December 11, 2012
Free Official Eartags
The Minnesota Board of Animal Health is now offering free official eartags to veterinarians and cattle, bison and farmed cervidae producers. Our mission is to prevent disease in domestic animals and to get rid of disease when it is found. When animals are identified with official tags and records are kept, the job can be done much more quickly and accurately.
We are offering four types of free official ID:
Please call us at 651-296-2942 to order your free official eartags and livestock inventory worksheets.
Pet Food Recall Notification
The Minnesota Department of Agriculture is pleased to offer a new notification system for pet food and pet treat recalls. Interested parties may sign up to receive automatic notifications when recalls are announced by the Food and Drug Administration.
Please send your preferred email address to: Petfood.Recall@state.mn.us.
MVMA Annual Meeting
The Board of Animal Health will have a booth at the Minnesota Veterinary Medical Association (MVMA) Annual Meeting this coming February.
Accredited veterinarians and technicians: Stop by our booth to learn about how your job can be made easier! Talk with us about new and current options available for issuing electronic Certificates of Veterinary Inspection. Need official ID to tag cattle? We will have free eartags for veterinarians to take home.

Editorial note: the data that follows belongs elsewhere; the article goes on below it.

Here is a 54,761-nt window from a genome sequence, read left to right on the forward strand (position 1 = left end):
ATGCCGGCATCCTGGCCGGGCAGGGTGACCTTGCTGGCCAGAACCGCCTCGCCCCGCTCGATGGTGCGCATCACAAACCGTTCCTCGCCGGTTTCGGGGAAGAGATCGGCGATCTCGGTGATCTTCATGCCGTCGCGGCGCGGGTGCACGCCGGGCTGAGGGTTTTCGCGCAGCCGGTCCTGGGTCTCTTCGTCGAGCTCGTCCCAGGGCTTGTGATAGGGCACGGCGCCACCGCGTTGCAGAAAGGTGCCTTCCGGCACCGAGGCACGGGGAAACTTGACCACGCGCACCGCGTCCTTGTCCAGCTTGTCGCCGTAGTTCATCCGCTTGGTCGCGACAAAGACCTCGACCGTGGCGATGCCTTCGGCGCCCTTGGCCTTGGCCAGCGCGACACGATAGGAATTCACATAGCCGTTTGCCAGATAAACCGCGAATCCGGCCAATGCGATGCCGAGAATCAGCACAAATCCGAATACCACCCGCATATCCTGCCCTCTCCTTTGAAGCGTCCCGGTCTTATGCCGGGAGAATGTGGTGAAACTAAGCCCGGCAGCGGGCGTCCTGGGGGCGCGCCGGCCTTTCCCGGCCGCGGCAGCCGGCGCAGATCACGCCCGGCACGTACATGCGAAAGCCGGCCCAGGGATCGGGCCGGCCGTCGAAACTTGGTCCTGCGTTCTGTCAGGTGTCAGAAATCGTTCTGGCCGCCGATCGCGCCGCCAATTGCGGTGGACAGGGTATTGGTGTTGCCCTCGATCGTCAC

Epizootic Hemorrhagic Disease
First case identified in Minnesota
In October, a cow in Brown County was drooling and had erosions on the mucous membrane around the mouth and muzzle. The herd veterinarian reported the symptoms to the Board of Animal Health. A Board district veterinarian conducted an investigation and collected samples from the animal. The samples tested positive for the serotype 2 strain of Epizootic Hemorrhagic Disease (EHD) virus. The animal was treated by the practitioner and has since recovered.
This was the first clinical case of the virus identified in any species in Minnesota. EHD is a viral infection of North American deer and is transmitted by insect vectors. This summer, EHD caused widespread death in wild deer across the United States, including South Dakota, Iowa and Wisconsin. Cattle in several western states (with an epidemic in wild deer) were also affected.
Sickness and death rates in cattle were low. Reported clinical signs in cattle included dehydration, lethargy, a 'crusty muzzle' and drooling. Affected animals often had extensive muzzle and mouth sores which were likely painful and the reason they avoided drinking. Some animals also had lesions on the teats.
It is difficult to predict whether EHD will reappear anytime soon in this area of the state. A virologist with expertise in EHD said that other northern states where the disease was recently identified have seen sporadic recurrence.